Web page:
This is the real national emergency

Not the border wall, but the fact that we have a doddering/raving lunatic who grossly and publicly abuses his power and that his own party refuses to hold him to account.

I’m usually a big critic of Chuck Todd’s game-oriented, both-sidesism, but damn, does he nail it here:

NYT and Post both with excellent editorials today.  NYT:

Mr. Trump and his defenders are increasingly taking the position that what he did in pressuring the Ukrainian president was no big deal — the responsible course of action, even. Ergo, the more governments that Mr. Trump urges to do the same thing, the more normal, if not public-spirited, such aberrant presidential behavior will seem. The cynical marketing calculation — Mr. Trump’s favorite form of math — would seem to be that, as with previous administration outrages, the news media will grow weary, the public will grow numb, the Democratic inquisitors will appear ineffectual…

“I have zero problems with this phone call,” Mr. Graham said in a Sunday appearance on CBS’s “Face the Nation.” Among those hitting the same talking point have been Senator Ron Johnson of Wisconsin: “We all kind of looked at it and said, ‘There’s nothing here.’” And Senator James Risch of Idaho: “I saw nothing in the conversation that was inappropriate. We’re done here.”

This represents a stark reversal of Republicans’ position during the special counsel’s investigation of Russia’s meddling in the 2016 election. In that case, Republican lawmakers said that it would be troubling if there was clear evidence of collusion between the Trump campaign and Russia. Now, their new position seems to be: There can’t be anything untoward going on here because the president is being so blatant about soliciting foreign help.

Indeed, Mr. Trump seems to be operating on the assumption that the more shameless his assault on democratic norms and laws, the more he can get away with. This is not how the system works, no matter how fervently Mr. Trump’s Republican defenders may wish it so. [emphasis mine]

And the Post

PRESIDENT TRUMP has shifted his solicitation of foreign assistance for his reelection campaign from private phone calls to live television. On Thursday, he publicly repeated his appeal to the Ukrainian government to investigate Democratic candidate Joe Biden — and called on China to investigate Mr. Biden also. China is a major adversary of the United States and a dictatorship that does not respect the rule of law. Even considering Mr. Trump’s record of shredding norms of presidential behavior, it’s astounding that he would believe that these appeals do not transgress his oath of office. It would be even more shocking — and more damaging to our political system — if congressional Republicans agreed with him…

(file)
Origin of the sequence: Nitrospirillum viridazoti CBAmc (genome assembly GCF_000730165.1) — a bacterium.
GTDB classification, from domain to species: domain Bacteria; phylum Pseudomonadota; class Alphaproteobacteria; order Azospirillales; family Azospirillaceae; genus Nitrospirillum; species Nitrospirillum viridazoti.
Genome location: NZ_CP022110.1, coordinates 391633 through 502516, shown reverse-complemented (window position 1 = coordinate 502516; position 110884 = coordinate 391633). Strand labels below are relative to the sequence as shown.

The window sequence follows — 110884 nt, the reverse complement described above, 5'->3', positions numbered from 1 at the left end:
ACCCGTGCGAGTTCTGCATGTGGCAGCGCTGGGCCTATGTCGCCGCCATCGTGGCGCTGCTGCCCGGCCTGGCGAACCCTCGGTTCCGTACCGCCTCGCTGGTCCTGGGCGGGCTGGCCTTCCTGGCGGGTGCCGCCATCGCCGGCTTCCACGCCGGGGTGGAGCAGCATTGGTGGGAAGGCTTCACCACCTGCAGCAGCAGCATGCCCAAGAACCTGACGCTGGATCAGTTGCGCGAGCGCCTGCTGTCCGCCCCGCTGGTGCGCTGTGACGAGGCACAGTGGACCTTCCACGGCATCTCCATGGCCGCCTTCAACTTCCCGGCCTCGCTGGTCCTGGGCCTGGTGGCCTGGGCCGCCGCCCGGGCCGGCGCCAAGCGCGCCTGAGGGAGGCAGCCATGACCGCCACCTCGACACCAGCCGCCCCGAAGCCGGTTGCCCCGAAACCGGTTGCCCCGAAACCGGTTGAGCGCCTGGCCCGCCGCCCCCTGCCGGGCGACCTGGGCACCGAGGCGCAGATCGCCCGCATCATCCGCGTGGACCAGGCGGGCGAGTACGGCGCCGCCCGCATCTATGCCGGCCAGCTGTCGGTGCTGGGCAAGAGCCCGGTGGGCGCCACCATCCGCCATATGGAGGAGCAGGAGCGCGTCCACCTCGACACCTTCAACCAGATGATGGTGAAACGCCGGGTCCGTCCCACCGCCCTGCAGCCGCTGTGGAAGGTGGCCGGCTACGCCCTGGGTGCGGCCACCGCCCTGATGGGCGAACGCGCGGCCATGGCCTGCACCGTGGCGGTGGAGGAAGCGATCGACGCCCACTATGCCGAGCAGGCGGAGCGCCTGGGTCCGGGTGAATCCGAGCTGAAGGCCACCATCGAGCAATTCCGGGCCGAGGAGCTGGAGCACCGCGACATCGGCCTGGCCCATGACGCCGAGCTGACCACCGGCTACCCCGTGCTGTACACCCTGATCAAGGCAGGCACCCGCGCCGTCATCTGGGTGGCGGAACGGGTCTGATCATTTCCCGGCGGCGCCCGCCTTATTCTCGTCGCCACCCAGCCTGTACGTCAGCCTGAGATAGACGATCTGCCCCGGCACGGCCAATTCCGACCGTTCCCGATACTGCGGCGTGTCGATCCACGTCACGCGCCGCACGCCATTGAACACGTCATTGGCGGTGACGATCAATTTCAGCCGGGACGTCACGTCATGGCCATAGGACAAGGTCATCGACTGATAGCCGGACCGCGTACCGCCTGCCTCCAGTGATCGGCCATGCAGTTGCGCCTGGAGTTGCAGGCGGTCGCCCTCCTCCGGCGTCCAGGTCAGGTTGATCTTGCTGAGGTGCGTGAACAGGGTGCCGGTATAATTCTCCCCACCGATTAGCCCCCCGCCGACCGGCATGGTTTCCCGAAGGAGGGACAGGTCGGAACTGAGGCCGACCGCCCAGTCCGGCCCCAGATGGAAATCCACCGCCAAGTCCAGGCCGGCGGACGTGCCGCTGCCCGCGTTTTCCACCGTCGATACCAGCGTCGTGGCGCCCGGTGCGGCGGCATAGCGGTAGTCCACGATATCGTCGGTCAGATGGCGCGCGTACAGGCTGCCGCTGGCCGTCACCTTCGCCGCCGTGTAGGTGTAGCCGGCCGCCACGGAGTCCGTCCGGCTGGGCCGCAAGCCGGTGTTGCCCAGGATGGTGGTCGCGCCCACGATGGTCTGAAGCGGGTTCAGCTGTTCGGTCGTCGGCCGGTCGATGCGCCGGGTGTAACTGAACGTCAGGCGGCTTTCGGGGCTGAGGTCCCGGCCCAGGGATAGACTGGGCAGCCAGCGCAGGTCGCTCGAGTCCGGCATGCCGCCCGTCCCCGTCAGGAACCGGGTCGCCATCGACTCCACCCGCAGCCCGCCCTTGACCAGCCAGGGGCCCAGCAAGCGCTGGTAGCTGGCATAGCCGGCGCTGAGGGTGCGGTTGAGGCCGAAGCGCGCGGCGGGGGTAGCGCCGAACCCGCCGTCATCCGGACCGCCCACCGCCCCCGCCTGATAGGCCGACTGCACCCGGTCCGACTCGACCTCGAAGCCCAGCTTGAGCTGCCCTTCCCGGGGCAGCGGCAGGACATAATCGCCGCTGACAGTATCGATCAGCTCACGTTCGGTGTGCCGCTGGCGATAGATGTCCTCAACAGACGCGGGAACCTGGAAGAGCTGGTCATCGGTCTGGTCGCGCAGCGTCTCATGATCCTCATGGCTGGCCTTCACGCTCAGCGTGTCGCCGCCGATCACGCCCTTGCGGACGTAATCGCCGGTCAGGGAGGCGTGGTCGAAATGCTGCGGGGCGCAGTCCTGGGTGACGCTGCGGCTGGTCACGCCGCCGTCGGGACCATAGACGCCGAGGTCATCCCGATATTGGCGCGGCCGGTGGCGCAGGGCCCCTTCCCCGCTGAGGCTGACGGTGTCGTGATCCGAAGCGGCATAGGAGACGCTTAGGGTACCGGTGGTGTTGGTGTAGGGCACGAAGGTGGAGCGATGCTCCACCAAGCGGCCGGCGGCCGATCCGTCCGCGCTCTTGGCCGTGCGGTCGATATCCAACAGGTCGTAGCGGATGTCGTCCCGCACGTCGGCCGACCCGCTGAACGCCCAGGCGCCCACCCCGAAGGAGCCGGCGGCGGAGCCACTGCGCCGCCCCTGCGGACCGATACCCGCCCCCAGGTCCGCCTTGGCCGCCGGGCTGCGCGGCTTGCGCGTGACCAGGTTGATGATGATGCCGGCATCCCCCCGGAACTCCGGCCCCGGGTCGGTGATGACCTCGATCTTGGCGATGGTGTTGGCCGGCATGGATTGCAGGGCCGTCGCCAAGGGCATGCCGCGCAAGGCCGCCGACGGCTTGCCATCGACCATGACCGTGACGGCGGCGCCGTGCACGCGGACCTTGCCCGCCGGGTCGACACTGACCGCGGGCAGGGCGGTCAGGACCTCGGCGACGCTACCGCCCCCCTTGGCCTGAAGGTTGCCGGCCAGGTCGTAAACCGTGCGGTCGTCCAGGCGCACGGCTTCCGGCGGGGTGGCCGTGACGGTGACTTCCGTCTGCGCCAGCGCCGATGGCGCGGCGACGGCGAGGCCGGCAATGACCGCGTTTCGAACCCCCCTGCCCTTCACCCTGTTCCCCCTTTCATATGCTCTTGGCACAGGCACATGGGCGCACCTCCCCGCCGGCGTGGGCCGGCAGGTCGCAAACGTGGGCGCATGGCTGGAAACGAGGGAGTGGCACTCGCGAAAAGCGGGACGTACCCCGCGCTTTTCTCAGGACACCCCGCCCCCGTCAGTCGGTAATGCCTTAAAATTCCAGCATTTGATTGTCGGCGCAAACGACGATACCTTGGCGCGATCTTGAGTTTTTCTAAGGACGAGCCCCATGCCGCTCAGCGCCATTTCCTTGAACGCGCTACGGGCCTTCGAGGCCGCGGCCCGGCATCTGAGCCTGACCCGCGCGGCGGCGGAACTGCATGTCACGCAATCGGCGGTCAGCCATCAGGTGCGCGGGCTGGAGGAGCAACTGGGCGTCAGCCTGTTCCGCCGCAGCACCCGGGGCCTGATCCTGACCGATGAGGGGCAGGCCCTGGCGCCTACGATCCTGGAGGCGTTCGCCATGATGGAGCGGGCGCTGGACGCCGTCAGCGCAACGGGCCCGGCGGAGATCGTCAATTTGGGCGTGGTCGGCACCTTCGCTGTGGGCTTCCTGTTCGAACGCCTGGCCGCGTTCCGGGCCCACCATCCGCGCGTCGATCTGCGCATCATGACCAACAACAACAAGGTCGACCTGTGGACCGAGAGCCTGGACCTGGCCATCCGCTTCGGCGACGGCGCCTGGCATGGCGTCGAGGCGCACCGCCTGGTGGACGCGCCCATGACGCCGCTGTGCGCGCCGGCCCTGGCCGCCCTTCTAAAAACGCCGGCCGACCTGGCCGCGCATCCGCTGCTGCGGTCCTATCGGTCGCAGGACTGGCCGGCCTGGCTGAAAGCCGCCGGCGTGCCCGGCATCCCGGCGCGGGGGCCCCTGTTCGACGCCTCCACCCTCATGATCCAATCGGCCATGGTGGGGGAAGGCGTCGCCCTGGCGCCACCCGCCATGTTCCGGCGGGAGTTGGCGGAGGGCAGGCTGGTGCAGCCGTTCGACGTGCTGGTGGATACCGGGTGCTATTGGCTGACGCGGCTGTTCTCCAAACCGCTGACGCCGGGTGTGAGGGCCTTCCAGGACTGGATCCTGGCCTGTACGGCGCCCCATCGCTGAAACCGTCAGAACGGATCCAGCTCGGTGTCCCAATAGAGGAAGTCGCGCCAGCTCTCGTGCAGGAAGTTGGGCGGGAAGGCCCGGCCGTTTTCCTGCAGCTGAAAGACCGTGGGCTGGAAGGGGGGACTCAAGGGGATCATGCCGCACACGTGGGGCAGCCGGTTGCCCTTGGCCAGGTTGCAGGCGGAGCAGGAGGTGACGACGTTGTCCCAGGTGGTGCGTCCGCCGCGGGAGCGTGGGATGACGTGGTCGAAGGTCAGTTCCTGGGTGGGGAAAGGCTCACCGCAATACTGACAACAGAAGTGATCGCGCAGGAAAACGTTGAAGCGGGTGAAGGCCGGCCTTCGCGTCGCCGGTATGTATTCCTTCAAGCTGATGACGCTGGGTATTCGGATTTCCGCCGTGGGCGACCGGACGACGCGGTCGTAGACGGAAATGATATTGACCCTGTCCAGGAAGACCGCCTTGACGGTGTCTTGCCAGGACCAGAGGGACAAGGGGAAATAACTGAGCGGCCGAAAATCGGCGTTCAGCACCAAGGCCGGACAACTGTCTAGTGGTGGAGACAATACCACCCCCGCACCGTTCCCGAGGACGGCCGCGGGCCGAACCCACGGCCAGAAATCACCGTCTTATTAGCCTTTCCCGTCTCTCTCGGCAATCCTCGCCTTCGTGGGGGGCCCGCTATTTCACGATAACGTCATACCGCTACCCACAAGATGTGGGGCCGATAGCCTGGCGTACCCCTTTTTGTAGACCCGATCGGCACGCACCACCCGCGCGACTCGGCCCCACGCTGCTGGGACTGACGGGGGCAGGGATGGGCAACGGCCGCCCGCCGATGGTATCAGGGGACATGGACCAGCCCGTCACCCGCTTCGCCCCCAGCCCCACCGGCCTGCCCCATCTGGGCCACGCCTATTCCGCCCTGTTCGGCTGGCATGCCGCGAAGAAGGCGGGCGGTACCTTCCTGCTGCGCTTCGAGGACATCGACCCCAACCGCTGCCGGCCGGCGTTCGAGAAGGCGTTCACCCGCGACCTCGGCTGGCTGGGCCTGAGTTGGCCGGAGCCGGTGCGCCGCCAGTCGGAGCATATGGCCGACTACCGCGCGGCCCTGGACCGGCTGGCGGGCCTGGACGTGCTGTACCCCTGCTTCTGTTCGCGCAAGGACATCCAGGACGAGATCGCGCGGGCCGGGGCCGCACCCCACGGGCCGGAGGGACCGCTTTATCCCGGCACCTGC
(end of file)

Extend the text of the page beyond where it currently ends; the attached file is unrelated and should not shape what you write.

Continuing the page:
Historian Robert Kagan recently described in The Post what the consequences would be if Mr. Trump’s actions went unpunished. “Sending the signal that other governments can curry favor with a U.S. president by helping to dig up dirt on his or her political opponents would open our political system and foreign policy to intervention and manipulation on a global scale,” he wrote. “Every government in the world wishing to influence U.S. foreign policy will have an incentive to come to a sitting president with information on his or her potential political opponents.”

Mr. Trump is in the midst of trade negotiations with the Chinese regime of Xi Jinping and has at times conversed directly with Mr. Xi about the terms of a deal. Will he raise his request for an investigation of Mr. Biden when he next bargains with the Chinese ruler? “That’s something we can start thinking about,” Mr. Trump said Thursday. Mr. Trump sees nothing wrong with making such requests. What about congressional Republicans? Do they really wish to see such use of the president’s office become the new normal of American politics?

Oh, and honestly, we really should be well beyond the “no explicit quid pro quo” absurd defense.  But we have clear evidence of an explicit quid pro quo.

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